In the fourteenth episode of the fourth season of Person of Interest, the Machine confuses the team until they realize they’re right where they need to be. Intrigued? Then it’s time for Mark to watch Person of Interest.
Trigger Warning: For brief mention of suicide.
Oh god, even when this show is taking a “break” from its main narrative, IT IS STILL A HIGH-STAKES ADVENTURE. I’m actually surprised it’s taken the show this long to do an episode focusing on a jury. It’s so ripe for entertainment and intrigue, and oh lord, was this ever a combination of those two things. I admit that I suspected Samaritan the entire time, so I was pleasantly surprised when this ended up being an independent case. That doesn’t mean this episode held any less meaning, though, and in a sense, “Guilty” strips the action down to something we might have seen in the first season. We’re back down to John and Harold for the moment, though this episode hints that there might be more in the future.
Which I’ll get to. I loved the nebulous nature of this number because it was so easy to read the target as either completely evil or innocent. That’s most likely why she was chosen, too! She was unassuming enough not to seem like someone willing to throw a trial or turn a jury. She was also vulnerable, and that part makes me the most angry. SHE WAS SUCH A PURE SOUL, HOW DARE YOU USE THAT AGAINST HER TO SEND AN INNOCENT MAN TO PRISON. Yet that tension—not knowing if she was a victim or a perpetrator—pushed this episode along, right up until another wrench was thrown in the plan. Like the characters, I assumed she was trying to get the defendant off, so I was messed up by the reveal that she wasn’t working for the defense. OH GODS, THE PANIC ON HAROLD’S FACE WHEN HE REALIZED THAT THEY’D GOTTEN EVERYTHING WRONG.
But I also love that this comes after “M.I.A.” because there’s such a fascinating parallel between Emma and the Mayor of Maple. Here, we’ve got a character being issued orders by a faceless being, threatening her to get her to do what they want. It’s just like the Mayor, right? Well, not quite, and I think the distinction the show makes between these two people is important. The obvious issue here is time. Emma was being manipulated for only a few days, and she was still kept at arms length from the affects of her actions. The fixer had taken a shot at her neighbor, but what else had happened? Nothing. She saw no evidence otherwise that what she was doing was terrible, and truly, she was still in a haze of fear from the messages she was getting, all of which targeted the people around her. Miss Thompson knew without a doubt that she was harming people, and she still tried to resist any accountability.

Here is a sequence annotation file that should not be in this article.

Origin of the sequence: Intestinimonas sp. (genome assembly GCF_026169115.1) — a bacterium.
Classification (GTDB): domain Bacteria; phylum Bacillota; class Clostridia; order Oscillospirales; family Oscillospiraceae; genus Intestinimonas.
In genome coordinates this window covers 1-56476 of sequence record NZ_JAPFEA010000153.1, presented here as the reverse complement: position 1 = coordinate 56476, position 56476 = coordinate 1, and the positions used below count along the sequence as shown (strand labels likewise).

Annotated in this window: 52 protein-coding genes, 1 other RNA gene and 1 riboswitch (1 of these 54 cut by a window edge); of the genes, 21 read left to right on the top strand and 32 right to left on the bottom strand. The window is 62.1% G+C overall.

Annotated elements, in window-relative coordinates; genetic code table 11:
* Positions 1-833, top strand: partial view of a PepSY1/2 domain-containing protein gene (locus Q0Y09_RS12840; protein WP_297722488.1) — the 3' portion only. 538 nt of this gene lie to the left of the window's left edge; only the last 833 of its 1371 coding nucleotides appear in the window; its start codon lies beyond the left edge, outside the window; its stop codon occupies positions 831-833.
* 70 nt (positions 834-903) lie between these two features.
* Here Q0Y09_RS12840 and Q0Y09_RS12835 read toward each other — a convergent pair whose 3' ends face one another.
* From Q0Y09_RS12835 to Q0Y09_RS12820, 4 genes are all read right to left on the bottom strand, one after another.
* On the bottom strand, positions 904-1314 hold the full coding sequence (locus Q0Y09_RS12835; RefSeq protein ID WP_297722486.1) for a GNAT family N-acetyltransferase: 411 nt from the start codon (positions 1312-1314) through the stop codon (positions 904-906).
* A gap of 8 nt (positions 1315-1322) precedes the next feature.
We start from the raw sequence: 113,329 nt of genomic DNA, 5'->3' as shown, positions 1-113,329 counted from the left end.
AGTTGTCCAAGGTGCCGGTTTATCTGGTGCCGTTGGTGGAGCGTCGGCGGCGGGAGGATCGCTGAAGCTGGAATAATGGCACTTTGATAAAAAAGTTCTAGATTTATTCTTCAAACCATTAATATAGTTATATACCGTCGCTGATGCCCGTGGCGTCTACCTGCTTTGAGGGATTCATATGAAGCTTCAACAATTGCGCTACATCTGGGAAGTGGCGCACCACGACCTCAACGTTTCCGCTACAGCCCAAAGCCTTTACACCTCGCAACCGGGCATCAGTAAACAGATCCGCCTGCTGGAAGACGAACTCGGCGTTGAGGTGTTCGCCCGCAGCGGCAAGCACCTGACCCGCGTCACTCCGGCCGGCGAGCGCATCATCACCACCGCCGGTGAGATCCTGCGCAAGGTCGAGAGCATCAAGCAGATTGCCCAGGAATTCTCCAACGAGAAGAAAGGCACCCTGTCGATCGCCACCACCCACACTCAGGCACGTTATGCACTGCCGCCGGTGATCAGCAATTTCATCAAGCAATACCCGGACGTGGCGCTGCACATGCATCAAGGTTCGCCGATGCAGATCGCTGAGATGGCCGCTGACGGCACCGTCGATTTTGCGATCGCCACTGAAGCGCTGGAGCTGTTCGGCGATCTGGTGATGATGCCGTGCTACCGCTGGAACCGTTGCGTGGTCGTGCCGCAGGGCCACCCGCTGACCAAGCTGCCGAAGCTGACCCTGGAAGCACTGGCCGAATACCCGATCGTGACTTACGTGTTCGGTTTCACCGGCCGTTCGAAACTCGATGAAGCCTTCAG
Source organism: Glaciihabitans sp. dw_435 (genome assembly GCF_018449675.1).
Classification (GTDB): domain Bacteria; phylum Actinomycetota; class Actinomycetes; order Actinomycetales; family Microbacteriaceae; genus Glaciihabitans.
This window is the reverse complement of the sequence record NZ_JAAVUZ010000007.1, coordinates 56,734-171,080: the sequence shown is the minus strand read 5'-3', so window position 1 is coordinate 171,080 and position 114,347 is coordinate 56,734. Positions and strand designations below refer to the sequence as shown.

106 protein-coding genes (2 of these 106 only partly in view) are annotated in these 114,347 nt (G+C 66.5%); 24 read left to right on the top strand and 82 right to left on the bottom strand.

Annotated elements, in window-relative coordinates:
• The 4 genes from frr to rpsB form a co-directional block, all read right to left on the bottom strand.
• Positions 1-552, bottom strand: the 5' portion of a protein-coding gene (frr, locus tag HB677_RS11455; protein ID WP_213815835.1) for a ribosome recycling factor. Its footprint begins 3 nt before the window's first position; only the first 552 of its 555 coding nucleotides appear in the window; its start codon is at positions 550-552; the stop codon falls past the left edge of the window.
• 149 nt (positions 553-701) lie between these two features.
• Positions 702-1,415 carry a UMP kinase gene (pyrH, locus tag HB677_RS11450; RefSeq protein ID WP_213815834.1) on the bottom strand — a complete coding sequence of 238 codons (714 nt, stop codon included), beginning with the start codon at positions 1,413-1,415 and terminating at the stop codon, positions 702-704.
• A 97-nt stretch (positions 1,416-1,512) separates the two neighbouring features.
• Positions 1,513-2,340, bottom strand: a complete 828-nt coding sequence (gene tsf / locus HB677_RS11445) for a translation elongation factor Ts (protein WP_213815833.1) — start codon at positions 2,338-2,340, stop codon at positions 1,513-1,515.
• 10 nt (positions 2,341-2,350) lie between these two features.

Emma, however, does no such thing. Once Harold’s life is threatens, she starts to take action to undo what she’d participated in. It’s heartbreaking, of course, to watch her climb up on her balcony, ready to end her life. She was forced into this nightmare because a company didn’t want to hold itself accountable. And yet here’s this woman, who has the tiniest fraction of wealth and power compared to Infinince, willing to do more than they would. It is so fucked up, but that imbalance is so vital to the conflict. This company tried to use Emma to destroy someone’s life after they destroyed countless lives of their own, all so they could make billions of dollars off a faulty product. It’s exactly the sort of case that Harold and John take on all the time, and it’s why this episode felt “classic” to me.
But these characters can’t go back to that world. I feel like it’s very imminent that Fusco will finally be initiated into the team full-time. He made it quite clear in “Guilty” that he’s tired of being left out and that he’s aware he would be risking his life to be in the known. Thus, “Guilty” feels like a transition of sorts. Perhaps we’ll see Fusco learning the truth soon. And perhaps John really will pursue a relationship with Iris. See, I’d been wondering if his decision to open up to her was just so that he would have an outlet that hadn’t been there before. But that final scene between the two of them suggests pretty heavily that John is looking for something specific in her. WHICH MEANS??? Oh god, I like her a lot but YOU CAN’T LIKE ANYONE ON THIS SHOW, I SWEAR. Are they going to be allowed to find any happiness or comfort amidst this drama?
LOL probably not. (Help me.)
The video for “Guilty” can be downloaded here for $0.99.
Mark Links Stuff